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An OpenStax textbook that presents the core concepts of microbiology with a focus on applications for careers in allied health.Download EPUB
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Public health measures in the developed world have dramatically reduced mortality from viral epidemics. But when epidemics do occur, they can spread quickly with global air travel. In 2009, an outbreak of H1N1 influenza spread across various continents. In early 2014, cases of Ebola in Guinea led to a massive epidemic in western Africa. This included the case of an infected man who traveled to the United States, sparking fears the epidemic might spread beyond Africa.
Until the late 1930s and the advent of the electron microscope, no one had seen a virus. Yet treatments for preventing or curing viral infections were used and developed long before that. Historical records suggest that by the 17th century, and perhaps earlier, inoculation (also known as variolation) was being used to prevent the viral disease smallpox in various parts of the world. By the late 18th century, Englishman Edward Jenner was inoculating patients with cowpox to prevent smallpox, a technique he coined vaccination.1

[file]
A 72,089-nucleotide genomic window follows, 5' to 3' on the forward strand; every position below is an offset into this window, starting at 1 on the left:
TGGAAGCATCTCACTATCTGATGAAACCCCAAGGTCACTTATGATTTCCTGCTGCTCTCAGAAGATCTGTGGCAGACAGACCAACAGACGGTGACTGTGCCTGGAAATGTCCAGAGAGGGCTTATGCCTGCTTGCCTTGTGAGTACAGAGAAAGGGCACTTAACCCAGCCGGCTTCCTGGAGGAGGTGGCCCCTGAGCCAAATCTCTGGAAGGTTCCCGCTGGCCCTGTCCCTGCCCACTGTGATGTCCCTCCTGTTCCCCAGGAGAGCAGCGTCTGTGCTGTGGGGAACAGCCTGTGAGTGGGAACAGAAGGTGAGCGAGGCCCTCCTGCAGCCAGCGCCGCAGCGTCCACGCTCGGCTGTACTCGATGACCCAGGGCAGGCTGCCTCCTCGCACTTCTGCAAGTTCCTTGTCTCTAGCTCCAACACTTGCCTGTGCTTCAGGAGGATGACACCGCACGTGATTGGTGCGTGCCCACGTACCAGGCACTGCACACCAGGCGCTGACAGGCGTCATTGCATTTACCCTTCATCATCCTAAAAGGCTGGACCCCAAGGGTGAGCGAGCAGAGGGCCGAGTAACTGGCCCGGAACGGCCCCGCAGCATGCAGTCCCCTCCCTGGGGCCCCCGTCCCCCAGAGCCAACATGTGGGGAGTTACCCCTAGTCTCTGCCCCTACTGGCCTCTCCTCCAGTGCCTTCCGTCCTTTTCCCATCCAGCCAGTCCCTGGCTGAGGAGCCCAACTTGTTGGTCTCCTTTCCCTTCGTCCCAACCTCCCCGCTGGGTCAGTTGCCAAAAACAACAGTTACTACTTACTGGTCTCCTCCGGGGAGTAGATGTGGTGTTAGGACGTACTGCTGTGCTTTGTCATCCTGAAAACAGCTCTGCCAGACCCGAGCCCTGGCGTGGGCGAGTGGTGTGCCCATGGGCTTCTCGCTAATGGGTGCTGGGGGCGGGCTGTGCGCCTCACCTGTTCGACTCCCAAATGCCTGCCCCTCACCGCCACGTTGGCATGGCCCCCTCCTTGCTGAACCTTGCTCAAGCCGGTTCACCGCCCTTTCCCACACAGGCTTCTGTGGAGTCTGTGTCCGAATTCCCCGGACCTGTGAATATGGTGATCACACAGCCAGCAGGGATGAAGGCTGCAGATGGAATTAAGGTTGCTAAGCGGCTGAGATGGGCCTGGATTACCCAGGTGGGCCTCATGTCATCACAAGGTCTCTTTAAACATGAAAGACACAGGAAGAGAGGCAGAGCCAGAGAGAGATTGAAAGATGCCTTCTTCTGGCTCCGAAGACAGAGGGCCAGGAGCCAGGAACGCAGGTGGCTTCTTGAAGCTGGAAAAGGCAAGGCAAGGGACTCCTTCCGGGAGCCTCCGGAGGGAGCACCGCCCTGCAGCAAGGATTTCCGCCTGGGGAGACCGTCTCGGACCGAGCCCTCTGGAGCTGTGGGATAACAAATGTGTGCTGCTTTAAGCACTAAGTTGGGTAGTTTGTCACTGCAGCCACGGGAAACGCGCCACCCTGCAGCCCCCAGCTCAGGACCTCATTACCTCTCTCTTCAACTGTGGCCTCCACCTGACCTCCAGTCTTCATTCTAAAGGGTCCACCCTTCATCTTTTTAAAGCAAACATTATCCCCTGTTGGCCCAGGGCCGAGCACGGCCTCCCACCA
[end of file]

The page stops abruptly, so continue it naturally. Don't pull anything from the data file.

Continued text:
Today, the structure and genetics of viruses are well defined, yet new discoveries continue to reveal their complexities. In this chapter, we will learn about the structure, classification, and cultivation of viruses, and how they impact their hosts. In addition, we will learn about other infective particles such as viroids and prions.
1 S. Riedel “Edward Jenner and the History of Smallpox and Vaccination.” Baylor University Medical Center Proceedings 18, no. 1 (January 2005): 21–25.